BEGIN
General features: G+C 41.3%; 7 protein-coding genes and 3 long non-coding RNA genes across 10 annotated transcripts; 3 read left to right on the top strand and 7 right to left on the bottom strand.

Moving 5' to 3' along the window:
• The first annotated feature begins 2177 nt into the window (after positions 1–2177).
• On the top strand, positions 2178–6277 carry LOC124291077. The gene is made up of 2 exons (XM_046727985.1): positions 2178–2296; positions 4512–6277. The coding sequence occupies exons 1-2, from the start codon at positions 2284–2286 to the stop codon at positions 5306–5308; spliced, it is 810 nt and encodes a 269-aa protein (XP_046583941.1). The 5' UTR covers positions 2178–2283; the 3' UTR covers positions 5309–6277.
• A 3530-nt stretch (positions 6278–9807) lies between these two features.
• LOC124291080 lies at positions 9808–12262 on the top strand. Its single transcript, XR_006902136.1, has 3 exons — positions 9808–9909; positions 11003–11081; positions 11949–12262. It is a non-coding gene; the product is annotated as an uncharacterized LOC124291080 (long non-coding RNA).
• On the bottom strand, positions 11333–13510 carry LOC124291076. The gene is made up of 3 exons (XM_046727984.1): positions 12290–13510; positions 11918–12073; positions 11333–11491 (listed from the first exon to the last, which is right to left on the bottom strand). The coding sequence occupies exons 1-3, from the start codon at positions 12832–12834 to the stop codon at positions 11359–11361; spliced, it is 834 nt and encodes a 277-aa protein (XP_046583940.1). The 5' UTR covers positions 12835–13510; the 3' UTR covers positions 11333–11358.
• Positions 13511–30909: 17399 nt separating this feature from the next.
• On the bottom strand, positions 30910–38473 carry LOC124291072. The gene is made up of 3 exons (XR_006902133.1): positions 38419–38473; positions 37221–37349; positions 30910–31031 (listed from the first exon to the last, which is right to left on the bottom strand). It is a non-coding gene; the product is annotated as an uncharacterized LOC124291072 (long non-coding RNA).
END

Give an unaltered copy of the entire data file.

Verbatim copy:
General features: G+C 41.3%; 7 protein-coding genes and 3 long non-coding RNA genes across 10 annotated transcripts; 3 read left to right on the top strand and 7 right to left on the bottom strand.

Moving 5' to 3' along the window:
• The first annotated feature begins 2177 nt into the window (after positions 1–2177).
• On the top strand, positions 2178–6277 carry LOC124291077. The gene is made up of 2 exons (XM_046727985.1): positions 2178–2296; positions 4512–6277. The coding sequence occupies exons 1-2, from the start codon at positions 2284–2286 to the stop codon at positions 5306–5308; spliced, it is 810 nt and encodes a 269-aa protein (XP_046583941.1). The 5' UTR covers positions 2178–2283; the 3' UTR covers positions 5309–6277.
• A 3530-nt stretch (positions 6278–9807) lies between these two features.
• LOC124291080 lies at positions 9808–12262 on the top strand. Its single transcript, XR_006902136.1, has 3 exons — positions 9808–9909; positions 11003–11081; positions 11949–12262. It is a non-coding gene; the product is annotated as an uncharacterized LOC124291080 (long non-coding RNA).
• On the bottom strand, positions 11333–13510 carry LOC124291076. The gene is made up of 3 exons (XM_046727984.1): positions 12290–13510; positions 11918–12073; positions 11333–11491 (listed from the first exon to the last, which is right to left on the bottom strand). The coding sequence occupies exons 1-3, from the start codon at positions 12832–12834 to the stop codon at positions 11359–11361; spliced, it is 834 nt and encodes a 277-aa protein (XP_046583940.1). The 5' UTR covers positions 12835–13510; the 3' UTR covers positions 11333–11358.
• Positions 13511–30909: 17399 nt separating this feature from the next.
• On the bottom strand, positions 30910–38473 carry LOC124291072. The gene is made up of 3 exons (XR_006902133.1): positions 38419–38473; positions 37221–37349; positions 30910–31031 (listed from the first exon to the last, which is right to left on the bottom strand). It is a non-coding gene; the product is annotated as an uncharacterized LOC124291072 (long non-coding RNA).